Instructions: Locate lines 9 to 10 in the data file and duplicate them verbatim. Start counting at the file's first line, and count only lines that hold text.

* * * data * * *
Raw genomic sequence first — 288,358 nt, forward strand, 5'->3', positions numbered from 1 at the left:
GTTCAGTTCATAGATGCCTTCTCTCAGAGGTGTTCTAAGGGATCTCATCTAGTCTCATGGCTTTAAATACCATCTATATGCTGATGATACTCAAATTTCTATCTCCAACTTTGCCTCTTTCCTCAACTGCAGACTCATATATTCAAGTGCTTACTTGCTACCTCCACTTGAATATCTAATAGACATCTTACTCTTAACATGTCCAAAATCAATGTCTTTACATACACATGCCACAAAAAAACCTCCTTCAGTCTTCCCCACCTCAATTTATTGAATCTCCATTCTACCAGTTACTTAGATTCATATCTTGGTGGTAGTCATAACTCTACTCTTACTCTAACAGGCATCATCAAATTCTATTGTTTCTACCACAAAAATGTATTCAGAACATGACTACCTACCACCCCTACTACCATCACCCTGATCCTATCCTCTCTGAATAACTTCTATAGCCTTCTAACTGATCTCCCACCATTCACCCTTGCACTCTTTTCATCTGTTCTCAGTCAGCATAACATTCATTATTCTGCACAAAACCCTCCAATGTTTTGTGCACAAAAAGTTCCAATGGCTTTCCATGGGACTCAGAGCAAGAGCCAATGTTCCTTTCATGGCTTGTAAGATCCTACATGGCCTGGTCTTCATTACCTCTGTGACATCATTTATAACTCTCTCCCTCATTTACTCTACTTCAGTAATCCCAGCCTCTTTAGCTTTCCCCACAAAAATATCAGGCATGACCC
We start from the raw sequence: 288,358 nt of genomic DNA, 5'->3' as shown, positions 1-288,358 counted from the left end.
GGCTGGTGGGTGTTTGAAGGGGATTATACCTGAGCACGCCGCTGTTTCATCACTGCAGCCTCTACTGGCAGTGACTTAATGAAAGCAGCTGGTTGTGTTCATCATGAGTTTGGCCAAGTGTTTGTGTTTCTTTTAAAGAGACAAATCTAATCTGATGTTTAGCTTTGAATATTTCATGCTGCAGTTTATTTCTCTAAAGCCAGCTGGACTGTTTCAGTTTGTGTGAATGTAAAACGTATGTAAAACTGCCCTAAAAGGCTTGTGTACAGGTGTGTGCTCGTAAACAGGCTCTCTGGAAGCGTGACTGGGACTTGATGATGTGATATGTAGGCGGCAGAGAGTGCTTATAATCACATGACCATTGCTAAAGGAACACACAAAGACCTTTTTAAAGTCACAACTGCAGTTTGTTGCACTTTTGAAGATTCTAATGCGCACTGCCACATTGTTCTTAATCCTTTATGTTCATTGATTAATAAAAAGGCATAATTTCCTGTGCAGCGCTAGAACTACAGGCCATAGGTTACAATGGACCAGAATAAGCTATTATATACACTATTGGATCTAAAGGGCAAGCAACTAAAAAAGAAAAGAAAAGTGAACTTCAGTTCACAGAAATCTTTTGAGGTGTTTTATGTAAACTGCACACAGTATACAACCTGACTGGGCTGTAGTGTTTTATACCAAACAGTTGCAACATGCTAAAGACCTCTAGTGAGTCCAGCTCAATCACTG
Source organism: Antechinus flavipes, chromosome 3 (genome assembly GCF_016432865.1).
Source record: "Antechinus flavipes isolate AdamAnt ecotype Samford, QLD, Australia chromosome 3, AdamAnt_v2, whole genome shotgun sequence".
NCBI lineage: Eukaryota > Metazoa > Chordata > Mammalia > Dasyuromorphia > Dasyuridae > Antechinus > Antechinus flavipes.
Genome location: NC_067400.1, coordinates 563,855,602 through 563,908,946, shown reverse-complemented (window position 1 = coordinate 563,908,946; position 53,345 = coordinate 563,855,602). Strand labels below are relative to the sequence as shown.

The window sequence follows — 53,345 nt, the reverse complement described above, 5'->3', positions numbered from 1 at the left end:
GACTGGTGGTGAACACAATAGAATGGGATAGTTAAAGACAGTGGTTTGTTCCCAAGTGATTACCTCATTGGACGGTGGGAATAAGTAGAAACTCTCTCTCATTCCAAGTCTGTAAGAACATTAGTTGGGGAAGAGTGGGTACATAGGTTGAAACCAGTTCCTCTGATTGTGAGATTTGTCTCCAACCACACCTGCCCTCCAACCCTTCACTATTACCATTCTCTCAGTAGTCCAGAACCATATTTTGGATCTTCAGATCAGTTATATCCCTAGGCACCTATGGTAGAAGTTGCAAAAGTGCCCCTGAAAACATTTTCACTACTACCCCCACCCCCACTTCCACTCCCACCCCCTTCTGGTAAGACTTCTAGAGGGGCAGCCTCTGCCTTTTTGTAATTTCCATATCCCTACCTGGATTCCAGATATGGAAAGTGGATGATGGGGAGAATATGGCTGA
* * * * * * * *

The window sequence follows — 53,345 nt, the reverse complement described above, 5'->3', positions numbered from 1 at the left end:
GACTGGTGGTGAACACAATAGAATGGGATAGTTAAAGACAGTGGTTTGTTCCCAAGTGATTACCTCATTGGACGGTGGGAATAAGTAGAAACTCTCTCTCATTCCAAGTCTGTAAGAACATTAGTTGGGGAAGAGTGGGTACATAGGTTGAAACCAGTTCCTCTGATTGTGAGATTTGTCTCCAACCACACCTGCCCTCCAACCCTTCACTATTACCATTCTCTCAGTAGTCCAGAACCATATTTTGGATCTTCAGATCAGTTATATCCCTAGGCACCTATGGTAGAAGTTGCAAAAGTGCCCCTGAAAACATTTTCACTACTACCCCCACCCCCACTTCCACTCCCACCCCCTTCTGGTAAGACTTCTAGAGGGGCAGCCTCTGCCTTTTTGTAATTTCCATATCCCTACCTGGATTCCAGATATGGAAAGTGGATGATGGGGAGAATATGGCTGA